Editorial: Maybe legislators should follow their hearts? Abolish city government and local school boards

Posted June 27, 2016 5:38 a.m. EDT
Updated July 7, 2016 3:11 p.m. EDT

-- Legislators appear intent on trying to meddle in the minute details of local government.
-- From bathrooms to classrooms, there is a dictate or mandate from Raleigh.
-- Why wouldn't it be better to give local officials, who are closest to those they govern, more authority and accountability?

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A CBC Editorial: Monday, June 27, 2016; Editorial# 8023
​The following is the opinion of Capitol Broadcasting Company

It is about time for the General Assembly to stop nibbling around the edges. We know they want to do it, so just chomp down and take a big bite of the huge government enchilada. Abolish city government and local school boards and let the legislature run things.

So there. The words have finally been uttered. The evidence that they really want to run their cities, counties and schools is overwhelming, so why pretend?

The latest bit of proof comes courtesy of state Sen. Norman Sanderson, R-Pamlico. Fearful that some communities might be too lenient on the state’s efforts to restrict and regulate refugees and immigrants, Sanderson and the Senate Judiciary II Committee concocted legislation that threatens cities with loss of road repair aid and school district funding cuts if they don’t strictly adhere to state immigration laws.

Sanderson says that some communities – most notably Greensboro – are ignoring legislation passed in 2015 that banned state and local agencies from recognizing consular documents and prevents police and other government agencies from accepting IDs issued by foreign governments.

Over the last two legislative sessions, unprompted, legislators have imposed redistricting and other changes on city councils, county commissions and school boards in Wake, Guilford, Buncombe and Randolph counties.

If they aren’t looking to change the forms of government and representations locally, they want to require local landfills to accept hazardous waste, override the ability of local governments to limit mineral exploration, further restrict municipal annexation authority, tamper with local building codes, impose specific courses and teaching methods in schools and overturn local ordinances, most recently Charlotte’s attempt to make their city more accommodating to the LGBT community. That effort was met with the notorious HB2, a sweeping law that has legalized discrimination against people based on sexual preference or identity.

So, why not just drop the charade? The legislature should simply make all city charters void, abolish local school boards and have the General Assembly run things. Got a problem or concern? From Main Street to Jones Street, the legislature will handle it. Law enforcement – just add a few more officers to the Highway Patrol. You get the idea.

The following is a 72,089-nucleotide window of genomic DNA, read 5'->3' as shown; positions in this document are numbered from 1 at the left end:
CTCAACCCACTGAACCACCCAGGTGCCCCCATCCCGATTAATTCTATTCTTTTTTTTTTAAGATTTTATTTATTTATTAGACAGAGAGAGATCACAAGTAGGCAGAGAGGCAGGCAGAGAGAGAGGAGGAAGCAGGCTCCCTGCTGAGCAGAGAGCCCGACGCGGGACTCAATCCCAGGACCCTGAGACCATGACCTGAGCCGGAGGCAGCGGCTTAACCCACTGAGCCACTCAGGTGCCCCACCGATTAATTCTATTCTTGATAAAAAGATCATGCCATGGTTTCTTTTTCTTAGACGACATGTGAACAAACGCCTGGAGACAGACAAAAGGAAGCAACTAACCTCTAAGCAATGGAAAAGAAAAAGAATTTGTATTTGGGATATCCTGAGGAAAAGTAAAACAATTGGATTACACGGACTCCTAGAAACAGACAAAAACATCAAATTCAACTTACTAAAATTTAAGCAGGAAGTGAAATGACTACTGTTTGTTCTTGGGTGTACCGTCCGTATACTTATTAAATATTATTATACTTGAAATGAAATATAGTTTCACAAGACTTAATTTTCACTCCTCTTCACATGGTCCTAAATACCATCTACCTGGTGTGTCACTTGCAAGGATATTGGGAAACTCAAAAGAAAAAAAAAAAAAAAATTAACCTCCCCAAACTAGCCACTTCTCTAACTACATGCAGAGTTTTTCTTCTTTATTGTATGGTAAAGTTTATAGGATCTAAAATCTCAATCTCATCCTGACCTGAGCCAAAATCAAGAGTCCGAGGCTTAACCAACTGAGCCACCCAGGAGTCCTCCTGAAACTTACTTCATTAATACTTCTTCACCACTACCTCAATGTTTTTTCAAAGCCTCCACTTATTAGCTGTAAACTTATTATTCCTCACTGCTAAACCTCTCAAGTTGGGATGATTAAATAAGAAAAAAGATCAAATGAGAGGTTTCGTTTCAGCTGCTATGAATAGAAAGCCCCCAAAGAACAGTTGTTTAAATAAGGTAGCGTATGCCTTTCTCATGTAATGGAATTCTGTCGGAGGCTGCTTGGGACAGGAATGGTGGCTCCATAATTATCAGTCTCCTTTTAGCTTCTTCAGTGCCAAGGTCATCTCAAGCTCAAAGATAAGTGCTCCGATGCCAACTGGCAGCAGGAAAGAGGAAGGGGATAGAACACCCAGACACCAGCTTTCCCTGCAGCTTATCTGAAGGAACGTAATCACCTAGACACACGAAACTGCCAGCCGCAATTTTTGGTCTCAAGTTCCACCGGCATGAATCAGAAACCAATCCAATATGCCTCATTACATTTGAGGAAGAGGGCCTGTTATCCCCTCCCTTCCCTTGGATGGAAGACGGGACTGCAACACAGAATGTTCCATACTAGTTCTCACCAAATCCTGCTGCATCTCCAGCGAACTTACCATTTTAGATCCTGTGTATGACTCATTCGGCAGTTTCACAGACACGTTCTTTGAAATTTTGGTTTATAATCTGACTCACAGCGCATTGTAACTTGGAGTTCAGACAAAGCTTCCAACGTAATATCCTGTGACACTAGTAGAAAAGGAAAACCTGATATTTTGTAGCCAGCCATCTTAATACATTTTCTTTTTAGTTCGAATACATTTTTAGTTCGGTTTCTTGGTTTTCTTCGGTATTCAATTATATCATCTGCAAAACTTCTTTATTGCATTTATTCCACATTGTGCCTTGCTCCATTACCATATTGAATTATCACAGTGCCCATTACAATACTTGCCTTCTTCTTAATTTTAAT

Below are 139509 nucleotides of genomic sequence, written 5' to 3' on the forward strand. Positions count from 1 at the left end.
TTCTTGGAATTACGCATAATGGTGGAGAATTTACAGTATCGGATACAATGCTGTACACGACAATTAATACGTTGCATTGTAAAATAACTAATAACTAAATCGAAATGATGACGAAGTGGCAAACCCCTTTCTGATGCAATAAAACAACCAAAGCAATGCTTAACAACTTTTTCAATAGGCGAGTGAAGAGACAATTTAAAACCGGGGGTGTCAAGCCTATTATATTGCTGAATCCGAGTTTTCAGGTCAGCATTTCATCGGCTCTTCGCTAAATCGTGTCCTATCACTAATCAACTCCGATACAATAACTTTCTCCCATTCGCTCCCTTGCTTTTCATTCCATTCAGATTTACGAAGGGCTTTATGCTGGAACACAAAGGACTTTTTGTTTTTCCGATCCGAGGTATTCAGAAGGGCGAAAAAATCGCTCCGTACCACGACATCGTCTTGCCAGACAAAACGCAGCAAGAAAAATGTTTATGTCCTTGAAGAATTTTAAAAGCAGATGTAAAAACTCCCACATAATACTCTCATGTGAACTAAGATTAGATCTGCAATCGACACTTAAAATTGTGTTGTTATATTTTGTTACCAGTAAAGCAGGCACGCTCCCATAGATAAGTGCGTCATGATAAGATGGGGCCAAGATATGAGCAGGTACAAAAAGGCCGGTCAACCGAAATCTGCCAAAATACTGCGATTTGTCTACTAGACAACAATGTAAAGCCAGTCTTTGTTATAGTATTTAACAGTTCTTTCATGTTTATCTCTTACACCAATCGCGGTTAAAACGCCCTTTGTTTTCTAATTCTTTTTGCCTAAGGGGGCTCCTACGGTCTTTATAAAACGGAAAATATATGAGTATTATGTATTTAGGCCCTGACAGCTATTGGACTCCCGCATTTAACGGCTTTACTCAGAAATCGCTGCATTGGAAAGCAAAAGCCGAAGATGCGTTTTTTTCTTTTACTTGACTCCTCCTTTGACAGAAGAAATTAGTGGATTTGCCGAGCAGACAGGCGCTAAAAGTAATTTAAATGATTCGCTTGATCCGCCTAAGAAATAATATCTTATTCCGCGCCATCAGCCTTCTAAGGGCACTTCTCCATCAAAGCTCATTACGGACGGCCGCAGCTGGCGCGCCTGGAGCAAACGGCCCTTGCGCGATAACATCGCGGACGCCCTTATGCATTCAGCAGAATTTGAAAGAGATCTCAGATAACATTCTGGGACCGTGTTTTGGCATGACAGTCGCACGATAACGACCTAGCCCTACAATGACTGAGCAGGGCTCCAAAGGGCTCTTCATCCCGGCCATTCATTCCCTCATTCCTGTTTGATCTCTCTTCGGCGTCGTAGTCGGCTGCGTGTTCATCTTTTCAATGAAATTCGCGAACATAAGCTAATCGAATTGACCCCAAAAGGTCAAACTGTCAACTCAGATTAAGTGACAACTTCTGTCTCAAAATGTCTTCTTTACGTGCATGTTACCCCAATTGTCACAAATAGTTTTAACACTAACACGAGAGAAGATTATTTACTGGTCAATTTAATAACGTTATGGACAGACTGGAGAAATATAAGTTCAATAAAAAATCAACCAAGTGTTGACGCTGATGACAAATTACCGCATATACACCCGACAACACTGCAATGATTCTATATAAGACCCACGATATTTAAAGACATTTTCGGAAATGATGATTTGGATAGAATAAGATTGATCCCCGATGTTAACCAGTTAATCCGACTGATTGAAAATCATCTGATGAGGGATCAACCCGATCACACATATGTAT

Think of the savings. Abolishing those councils and school boards alone would provide millions that could be put to other uses – say adding funds go pet projects like the “Opportunity” school vouchers program or more “solar bees” to clean up polluted lakes and ponds.

Did your house get bypassed in the week’s trash collection? Call the legislature – we’re sure they can handle it. Is a neighbor’s dog howling late at night? There’s a House or Senate member who surely is as accessible as that city council member who gets those 2 a.m. calls, who knows just how to handle mindless yammering.

State House Majority Leader Mike Hager, a Republican from small-town Rutherfordton who has never served as a locally elected official, says legislators have the authority and responsibility to impose uniformity on local governments. He doesn’t want North Carolina to become a patchwork of rules, depending on the city. "By law we have that responsibility to make sure that the cities and counties do what they're supposed to be doing."

What better way to fulfill that responsibility than by taking over those cities and school boards, having direct responsibility for the day-to-day needs of constituents, and running things from Raleigh? Then again, a better way might be to recognize that not all knowledge and understanding resides under the glass pyramids of the state Legislative Building. While local agencies are far from perfect, a little less recreational meddling from the state capital would enable local communities to address and resolve their challenges even more effectively.

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